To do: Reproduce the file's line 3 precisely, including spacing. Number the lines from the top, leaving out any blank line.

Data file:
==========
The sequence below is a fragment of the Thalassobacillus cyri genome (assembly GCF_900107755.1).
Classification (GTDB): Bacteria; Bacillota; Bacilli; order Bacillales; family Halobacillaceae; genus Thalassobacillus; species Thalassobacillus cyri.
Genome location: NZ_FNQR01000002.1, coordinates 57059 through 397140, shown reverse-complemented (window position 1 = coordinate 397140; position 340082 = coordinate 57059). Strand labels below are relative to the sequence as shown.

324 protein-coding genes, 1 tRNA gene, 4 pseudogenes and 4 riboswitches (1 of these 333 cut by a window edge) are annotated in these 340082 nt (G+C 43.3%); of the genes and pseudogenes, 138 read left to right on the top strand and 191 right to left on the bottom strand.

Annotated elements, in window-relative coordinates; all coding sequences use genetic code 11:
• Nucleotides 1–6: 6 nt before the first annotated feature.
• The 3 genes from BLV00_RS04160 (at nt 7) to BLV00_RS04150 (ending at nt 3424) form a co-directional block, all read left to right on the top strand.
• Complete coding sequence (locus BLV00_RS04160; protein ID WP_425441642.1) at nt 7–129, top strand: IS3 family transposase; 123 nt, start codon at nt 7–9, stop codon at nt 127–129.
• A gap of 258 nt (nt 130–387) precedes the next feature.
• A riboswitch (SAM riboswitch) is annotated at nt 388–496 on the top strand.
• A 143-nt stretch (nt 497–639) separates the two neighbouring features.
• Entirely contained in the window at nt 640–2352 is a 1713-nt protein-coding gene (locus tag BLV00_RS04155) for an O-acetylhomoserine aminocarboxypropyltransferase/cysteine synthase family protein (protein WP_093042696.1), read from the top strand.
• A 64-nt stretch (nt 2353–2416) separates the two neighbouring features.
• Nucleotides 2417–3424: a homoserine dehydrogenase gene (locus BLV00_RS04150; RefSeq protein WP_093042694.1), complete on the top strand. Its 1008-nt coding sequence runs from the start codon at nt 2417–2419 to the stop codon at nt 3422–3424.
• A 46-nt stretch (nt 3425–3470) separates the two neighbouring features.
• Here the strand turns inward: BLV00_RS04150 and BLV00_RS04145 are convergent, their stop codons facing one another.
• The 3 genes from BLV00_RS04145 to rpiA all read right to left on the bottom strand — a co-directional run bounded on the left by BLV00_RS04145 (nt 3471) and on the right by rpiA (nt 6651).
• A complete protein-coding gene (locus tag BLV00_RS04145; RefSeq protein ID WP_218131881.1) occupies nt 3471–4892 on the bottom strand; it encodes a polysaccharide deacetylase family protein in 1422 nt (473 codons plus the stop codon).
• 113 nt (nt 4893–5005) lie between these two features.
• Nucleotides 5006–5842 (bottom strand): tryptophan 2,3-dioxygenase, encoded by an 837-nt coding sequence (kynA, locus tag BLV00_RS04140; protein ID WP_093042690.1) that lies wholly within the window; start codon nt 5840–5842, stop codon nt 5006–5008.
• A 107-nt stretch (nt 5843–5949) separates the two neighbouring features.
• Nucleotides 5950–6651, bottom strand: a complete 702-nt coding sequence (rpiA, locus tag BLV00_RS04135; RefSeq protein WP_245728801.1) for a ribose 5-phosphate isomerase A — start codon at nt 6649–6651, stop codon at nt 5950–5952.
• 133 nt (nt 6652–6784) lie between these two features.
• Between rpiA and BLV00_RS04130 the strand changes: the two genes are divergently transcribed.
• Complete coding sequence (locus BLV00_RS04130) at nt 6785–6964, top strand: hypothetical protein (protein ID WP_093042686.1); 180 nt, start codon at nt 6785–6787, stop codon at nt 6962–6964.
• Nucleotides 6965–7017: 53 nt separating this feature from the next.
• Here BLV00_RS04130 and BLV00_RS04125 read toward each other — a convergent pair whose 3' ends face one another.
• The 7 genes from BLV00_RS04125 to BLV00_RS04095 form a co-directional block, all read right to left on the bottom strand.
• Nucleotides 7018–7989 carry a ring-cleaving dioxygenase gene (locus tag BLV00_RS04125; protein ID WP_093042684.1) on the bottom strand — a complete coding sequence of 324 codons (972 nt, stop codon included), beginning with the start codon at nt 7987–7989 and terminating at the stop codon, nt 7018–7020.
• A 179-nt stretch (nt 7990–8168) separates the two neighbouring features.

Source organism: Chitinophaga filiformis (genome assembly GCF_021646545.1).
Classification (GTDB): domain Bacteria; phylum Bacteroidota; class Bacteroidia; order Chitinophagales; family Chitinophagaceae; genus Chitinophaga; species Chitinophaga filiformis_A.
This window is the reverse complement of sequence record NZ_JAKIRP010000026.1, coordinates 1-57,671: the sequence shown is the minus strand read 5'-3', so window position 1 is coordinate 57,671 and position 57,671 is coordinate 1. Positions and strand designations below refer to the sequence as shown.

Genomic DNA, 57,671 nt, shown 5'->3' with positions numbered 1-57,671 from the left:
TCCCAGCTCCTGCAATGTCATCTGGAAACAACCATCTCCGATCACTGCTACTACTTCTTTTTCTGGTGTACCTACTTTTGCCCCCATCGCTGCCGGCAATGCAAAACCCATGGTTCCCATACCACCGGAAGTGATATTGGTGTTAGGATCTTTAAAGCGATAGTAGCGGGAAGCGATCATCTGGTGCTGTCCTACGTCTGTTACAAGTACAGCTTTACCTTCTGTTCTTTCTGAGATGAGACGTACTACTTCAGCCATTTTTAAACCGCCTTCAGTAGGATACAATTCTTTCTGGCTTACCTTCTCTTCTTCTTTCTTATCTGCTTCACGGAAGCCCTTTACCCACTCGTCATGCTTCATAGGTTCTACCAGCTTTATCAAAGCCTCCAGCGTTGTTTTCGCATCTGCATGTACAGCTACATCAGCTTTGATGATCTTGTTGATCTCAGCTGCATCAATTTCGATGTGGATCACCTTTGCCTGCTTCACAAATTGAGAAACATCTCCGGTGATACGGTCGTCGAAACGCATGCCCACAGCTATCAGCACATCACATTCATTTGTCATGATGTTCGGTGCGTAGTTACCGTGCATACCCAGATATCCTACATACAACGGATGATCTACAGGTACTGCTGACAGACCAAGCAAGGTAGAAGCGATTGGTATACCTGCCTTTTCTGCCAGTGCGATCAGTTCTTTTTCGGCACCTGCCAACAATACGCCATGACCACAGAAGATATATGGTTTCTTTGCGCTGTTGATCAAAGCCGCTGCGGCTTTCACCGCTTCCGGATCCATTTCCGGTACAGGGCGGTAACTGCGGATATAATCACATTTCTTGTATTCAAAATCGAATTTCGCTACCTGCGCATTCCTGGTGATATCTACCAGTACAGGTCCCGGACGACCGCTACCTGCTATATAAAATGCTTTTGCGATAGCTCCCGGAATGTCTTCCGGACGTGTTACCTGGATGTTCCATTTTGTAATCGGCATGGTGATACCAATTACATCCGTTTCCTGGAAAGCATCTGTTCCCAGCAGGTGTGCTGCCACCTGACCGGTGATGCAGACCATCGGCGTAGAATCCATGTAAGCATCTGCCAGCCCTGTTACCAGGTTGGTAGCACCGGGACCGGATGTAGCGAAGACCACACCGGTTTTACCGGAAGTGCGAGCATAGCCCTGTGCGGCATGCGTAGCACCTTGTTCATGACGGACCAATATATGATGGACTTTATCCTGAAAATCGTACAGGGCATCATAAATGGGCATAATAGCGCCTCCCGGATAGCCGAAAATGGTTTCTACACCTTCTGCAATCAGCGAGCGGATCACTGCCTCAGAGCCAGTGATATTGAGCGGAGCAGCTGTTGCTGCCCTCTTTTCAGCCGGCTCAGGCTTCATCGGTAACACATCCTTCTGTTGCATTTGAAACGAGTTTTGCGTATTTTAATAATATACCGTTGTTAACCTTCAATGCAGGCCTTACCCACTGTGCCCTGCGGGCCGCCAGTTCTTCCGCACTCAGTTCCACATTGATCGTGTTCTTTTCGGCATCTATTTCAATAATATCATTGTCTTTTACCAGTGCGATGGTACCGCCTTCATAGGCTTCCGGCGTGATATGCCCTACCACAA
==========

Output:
Genome location: NZ_FNQR01000002.1, coordinates 57059 through 397140, shown reverse-complemented (window position 1 = coordinate 397140; position 340082 = coordinate 57059). Strand labels below are relative to the sequence as shown.